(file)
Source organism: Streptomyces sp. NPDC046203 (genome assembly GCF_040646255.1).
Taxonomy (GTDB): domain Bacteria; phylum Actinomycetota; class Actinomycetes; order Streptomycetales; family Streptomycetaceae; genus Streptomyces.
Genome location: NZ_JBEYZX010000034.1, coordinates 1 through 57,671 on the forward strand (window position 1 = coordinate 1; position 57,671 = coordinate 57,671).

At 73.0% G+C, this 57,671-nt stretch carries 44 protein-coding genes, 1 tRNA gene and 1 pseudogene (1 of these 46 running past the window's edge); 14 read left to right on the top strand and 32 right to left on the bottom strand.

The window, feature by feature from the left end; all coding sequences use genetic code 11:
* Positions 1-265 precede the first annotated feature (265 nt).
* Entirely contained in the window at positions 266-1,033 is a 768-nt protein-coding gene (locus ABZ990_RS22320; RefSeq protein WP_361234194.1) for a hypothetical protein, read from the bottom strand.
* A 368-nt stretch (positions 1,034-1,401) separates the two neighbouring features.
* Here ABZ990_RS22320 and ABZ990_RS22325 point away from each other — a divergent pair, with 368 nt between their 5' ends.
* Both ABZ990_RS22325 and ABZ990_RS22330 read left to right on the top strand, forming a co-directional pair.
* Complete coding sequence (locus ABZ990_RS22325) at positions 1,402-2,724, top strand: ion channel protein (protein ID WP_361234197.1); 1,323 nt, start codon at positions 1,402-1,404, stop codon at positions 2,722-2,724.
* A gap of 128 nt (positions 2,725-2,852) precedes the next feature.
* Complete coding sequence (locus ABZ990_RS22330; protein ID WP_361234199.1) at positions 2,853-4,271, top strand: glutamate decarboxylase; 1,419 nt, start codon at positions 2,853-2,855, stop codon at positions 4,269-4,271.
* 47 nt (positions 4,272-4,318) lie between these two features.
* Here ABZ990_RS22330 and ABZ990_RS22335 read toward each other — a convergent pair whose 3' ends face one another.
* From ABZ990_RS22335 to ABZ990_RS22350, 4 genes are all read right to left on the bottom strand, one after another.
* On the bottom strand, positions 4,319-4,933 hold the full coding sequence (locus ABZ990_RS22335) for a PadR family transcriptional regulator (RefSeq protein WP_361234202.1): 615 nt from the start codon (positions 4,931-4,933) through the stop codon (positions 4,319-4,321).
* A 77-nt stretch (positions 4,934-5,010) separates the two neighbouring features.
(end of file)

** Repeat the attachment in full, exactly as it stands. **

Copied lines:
Source organism: Streptomyces sp. NPDC046203 (genome assembly GCF_040646255.1).
Taxonomy (GTDB): domain Bacteria; phylum Actinomycetota; class Actinomycetes; order Streptomycetales; family Streptomycetaceae; genus Streptomyces.
Genome location: NZ_JBEYZX010000034.1, coordinates 1 through 57,671 on the forward strand (window position 1 = coordinate 1; position 57,671 = coordinate 57,671).

At 73.0% G+C, this 57,671-nt stretch carries 44 protein-coding genes, 1 tRNA gene and 1 pseudogene (1 of these 46 running past the window's edge); 14 read left to right on the top strand and 32 right to left on the bottom strand.

The window, feature by feature from the left end; all coding sequences use genetic code 11:
* Positions 1-265 precede the first annotated feature (265 nt).
* Entirely contained in the window at positions 266-1,033 is a 768-nt protein-coding gene (locus ABZ990_RS22320; RefSeq protein WP_361234194.1) for a hypothetical protein, read from the bottom strand.
* A 368-nt stretch (positions 1,034-1,401) separates the two neighbouring features.
* Here ABZ990_RS22320 and ABZ990_RS22325 point away from each other — a divergent pair, with 368 nt between their 5' ends.
* Both ABZ990_RS22325 and ABZ990_RS22330 read left to right on the top strand, forming a co-directional pair.
* Complete coding sequence (locus ABZ990_RS22325) at positions 1,402-2,724, top strand: ion channel protein (protein ID WP_361234197.1); 1,323 nt, start codon at positions 1,402-1,404, stop codon at positions 2,722-2,724.
* A gap of 128 nt (positions 2,725-2,852) precedes the next feature.
* Complete coding sequence (locus ABZ990_RS22330; protein ID WP_361234199.1) at positions 2,853-4,271, top strand: glutamate decarboxylase; 1,419 nt, start codon at positions 2,853-2,855, stop codon at positions 4,269-4,271.
* 47 nt (positions 4,272-4,318) lie between these two features.
* Here ABZ990_RS22330 and ABZ990_RS22335 read toward each other — a convergent pair whose 3' ends face one another.
* From ABZ990_RS22335 to ABZ990_RS22350, 4 genes are all read right to left on the bottom strand, one after another.
* On the bottom strand, positions 4,319-4,933 hold the full coding sequence (locus ABZ990_RS22335) for a PadR family transcriptional regulator (RefSeq protein WP_361234202.1): 615 nt from the start codon (positions 4,931-4,933) through the stop codon (positions 4,319-4,321).
* A 77-nt stretch (positions 4,934-5,010) separates the two neighbouring features.